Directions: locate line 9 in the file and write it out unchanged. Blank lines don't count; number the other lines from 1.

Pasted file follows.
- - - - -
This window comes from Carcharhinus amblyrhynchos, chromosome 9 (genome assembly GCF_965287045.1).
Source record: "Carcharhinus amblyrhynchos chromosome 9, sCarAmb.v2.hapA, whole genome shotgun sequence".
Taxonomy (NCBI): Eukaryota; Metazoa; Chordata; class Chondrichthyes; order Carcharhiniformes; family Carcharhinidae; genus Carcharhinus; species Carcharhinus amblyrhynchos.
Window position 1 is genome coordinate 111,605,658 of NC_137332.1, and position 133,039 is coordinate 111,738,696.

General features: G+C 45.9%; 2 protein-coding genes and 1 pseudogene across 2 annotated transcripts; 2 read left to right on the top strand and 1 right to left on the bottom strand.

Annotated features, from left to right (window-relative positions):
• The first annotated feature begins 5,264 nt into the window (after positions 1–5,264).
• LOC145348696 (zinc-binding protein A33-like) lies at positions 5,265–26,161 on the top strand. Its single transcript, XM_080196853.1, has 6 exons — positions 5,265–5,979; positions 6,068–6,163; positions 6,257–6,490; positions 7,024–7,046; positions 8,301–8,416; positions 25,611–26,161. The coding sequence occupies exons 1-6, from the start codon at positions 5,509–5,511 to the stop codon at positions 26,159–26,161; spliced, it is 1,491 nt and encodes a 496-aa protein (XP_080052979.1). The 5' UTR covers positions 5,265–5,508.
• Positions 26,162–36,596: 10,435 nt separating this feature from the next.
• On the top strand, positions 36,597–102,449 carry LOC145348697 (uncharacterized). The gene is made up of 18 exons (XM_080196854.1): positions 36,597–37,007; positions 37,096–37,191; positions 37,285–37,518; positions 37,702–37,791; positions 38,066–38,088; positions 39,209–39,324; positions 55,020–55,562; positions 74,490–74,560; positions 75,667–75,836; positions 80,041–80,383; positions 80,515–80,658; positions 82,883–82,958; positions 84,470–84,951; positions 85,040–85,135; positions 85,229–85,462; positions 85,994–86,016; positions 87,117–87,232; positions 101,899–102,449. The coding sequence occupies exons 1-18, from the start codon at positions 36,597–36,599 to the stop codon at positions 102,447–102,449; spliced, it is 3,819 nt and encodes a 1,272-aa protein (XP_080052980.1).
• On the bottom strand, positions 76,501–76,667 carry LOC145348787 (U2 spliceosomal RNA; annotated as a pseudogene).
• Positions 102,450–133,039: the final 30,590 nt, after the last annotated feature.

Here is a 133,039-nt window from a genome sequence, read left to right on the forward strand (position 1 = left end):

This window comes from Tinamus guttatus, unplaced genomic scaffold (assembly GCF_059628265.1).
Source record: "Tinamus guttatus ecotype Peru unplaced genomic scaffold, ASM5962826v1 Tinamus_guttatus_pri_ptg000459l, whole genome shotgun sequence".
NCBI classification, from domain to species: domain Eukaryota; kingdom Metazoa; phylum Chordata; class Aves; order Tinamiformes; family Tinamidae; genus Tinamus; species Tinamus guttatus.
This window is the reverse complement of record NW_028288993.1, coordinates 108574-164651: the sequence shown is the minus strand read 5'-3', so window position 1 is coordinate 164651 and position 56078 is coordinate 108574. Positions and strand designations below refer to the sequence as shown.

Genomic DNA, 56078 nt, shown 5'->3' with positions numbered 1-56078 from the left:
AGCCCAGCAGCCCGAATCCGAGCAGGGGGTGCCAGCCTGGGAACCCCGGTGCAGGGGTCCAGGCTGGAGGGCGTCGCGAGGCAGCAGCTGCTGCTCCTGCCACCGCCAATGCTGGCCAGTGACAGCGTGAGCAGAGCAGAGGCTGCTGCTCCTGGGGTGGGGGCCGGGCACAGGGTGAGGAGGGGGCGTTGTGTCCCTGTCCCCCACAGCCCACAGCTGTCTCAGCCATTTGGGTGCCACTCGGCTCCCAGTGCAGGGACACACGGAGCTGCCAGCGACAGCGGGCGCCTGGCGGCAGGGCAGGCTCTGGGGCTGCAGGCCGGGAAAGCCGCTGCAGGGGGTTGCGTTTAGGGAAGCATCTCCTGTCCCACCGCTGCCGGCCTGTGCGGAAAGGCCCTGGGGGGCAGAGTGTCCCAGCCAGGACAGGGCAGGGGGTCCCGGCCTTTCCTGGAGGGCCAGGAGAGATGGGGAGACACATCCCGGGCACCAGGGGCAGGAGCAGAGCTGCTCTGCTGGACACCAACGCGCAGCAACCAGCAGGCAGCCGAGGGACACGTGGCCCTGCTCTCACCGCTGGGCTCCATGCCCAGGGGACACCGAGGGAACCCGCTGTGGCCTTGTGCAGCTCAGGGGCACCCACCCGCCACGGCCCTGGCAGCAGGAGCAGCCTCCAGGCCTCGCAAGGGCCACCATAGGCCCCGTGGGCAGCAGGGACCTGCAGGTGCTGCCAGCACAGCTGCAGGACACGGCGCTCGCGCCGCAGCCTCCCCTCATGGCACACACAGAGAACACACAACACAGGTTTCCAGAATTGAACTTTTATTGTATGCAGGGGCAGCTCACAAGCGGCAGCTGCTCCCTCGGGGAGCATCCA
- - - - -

• Positions 26,162–36,596: 10,435 nt separating this feature from the next.